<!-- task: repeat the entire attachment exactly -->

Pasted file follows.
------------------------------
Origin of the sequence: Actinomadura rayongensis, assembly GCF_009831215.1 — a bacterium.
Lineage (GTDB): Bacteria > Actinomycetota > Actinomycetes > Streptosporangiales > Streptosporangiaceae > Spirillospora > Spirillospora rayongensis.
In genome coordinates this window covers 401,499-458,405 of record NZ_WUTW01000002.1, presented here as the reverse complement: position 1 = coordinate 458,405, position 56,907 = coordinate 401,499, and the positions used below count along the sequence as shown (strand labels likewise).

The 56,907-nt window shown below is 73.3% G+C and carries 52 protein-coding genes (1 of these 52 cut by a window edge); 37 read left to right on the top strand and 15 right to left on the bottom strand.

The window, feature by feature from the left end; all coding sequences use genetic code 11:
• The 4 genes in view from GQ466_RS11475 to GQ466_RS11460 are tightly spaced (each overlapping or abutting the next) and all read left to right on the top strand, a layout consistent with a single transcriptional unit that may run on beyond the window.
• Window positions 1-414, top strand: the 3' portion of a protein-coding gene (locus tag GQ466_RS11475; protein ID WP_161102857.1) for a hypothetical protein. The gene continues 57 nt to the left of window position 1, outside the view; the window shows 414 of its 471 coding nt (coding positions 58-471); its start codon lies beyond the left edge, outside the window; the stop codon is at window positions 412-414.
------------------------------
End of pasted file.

Origin of the sequence: Actinomadura rayongensis, assembly GCF_009831215.1 — a bacterium.
Lineage (GTDB): Bacteria > Actinomycetota > Actinomycetes > Streptosporangiales > Streptosporangiaceae > Spirillospora > Spirillospora rayongensis.
In genome coordinates this window covers 401,499-458,405 of record NZ_WUTW01000002.1, presented here as the reverse complement: position 1 = coordinate 458,405, position 56,907 = coordinate 401,499, and the positions used below count along the sequence as shown (strand labels likewise).

The 56,907-nt window shown below is 73.3% G+C and carries 52 protein-coding genes (1 of these 52 cut by a window edge); 37 read left to right on the top strand and 15 right to left on the bottom strand.

The window, feature by feature from the left end; all coding sequences use genetic code 11:
• The 4 genes in view from GQ466_RS11475 to GQ466_RS11460 are tightly spaced (each overlapping or abutting the next) and all read left to right on the top strand, a layout consistent with a single transcriptional unit that may run on beyond the window.
• Window positions 1-414, top strand: the 3' portion of a protein-coding gene (locus tag GQ466_RS11475; protein ID WP_161102857.1) for a hypothetical protein. The gene continues 57 nt to the left of window position 1, outside the view; the window shows 414 of its 471 coding nt (coding positions 58-471); its start codon lies beyond the left edge, outside the window; the stop codon is at window positions 412-414.